International importance of tidal flats in the Republic of Korea as shorebird stopover sites in the East Asian–Australasian flyway

Authors: Ju-Hyun Lee, In-Cheol Kim, Si-Wan Lee, Jong-Ju Son, Jae-Ung Jang, and Ha-Cheol Sung

Year: 2023

Publication: Avian Conservation and Ecology

Publication Link:

Keywords: East Asian–Australasian Flyway; internationally important stopover site; Korean tidal flat; migratory bird; shorebird; Yellow Sea

Abstract: Tidal flats along the southwestern coast of the Republic of Korea are known as internationally important habitats for
migratory shorebirds in the East Asian–Australasian Flyway (EAAF). Recent habitat destruction at stopover sites has caused declines
in migratory shorebird populations, but the population sizes and habitat use patterns of these species remain poorly understood. We
investigated the status of migratory shorebirds using tidal flats in the Republic of Korea. Using population sizes and species diversity,
we identified internationally important stopover sites for shorebirds and compared the results of shorebird surveys conducted during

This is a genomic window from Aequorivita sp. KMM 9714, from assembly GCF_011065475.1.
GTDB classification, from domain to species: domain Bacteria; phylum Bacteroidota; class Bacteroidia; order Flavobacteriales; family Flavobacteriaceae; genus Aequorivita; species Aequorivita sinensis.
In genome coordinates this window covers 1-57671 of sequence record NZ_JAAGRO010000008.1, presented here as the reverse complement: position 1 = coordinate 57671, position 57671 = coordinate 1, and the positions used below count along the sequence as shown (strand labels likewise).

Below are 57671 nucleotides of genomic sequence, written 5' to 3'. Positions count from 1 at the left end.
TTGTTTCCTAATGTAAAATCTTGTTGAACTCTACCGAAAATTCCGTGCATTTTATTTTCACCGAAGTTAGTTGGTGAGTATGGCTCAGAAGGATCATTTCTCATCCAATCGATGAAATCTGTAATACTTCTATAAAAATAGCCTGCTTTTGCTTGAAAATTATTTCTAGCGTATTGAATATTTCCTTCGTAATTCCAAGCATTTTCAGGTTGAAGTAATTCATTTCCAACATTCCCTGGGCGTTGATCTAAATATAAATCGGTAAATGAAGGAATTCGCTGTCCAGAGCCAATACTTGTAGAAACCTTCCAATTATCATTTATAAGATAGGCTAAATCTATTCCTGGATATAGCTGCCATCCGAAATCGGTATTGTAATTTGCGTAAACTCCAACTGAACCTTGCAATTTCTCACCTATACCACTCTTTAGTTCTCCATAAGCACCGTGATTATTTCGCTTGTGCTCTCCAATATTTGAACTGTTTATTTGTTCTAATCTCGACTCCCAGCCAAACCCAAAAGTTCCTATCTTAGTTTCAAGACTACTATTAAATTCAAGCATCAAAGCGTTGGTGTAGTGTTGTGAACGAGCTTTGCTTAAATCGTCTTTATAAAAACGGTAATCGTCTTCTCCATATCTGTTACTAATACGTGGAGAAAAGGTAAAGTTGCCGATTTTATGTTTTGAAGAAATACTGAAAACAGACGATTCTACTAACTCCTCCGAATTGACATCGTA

the 2014–2015 and 2019–2020 migration period. On Korean tidal flats, 230,000–270,000 shorebirds were counted on their northward
migration, and approximately 120,000 individuals were counted on their southward migration. All surveyed areas met internationally
important stopover site criteria because they contained more than 0.25% of the shorebird population of one or more species (as opposed
to 1% to allow for turnover). We estimated that approximately 20% of the EAAF populations of the Eurasian Curlew (Numenius
arquata), Far Eastern Curlew (Numenius madagascariensis), Kentish Plover (Charadrius alexandrinus), and Eurasian Oystercatcher
(Haematopus ostralegus) used tidal flats in the Republic of Korea. Importantly, we also confirmed that the critically endangered Spoonbilled
Sandpiper (Calidris pygmaea) continued to migrate to the Republic of Korea. These results imply that Korean tidal flats still
have great international importance as shorebird stopover sites. Thus, expanding the protection of internationally important stopover
sites is necessary to ensure the conservation of migratory shorebirds in the EAAF.

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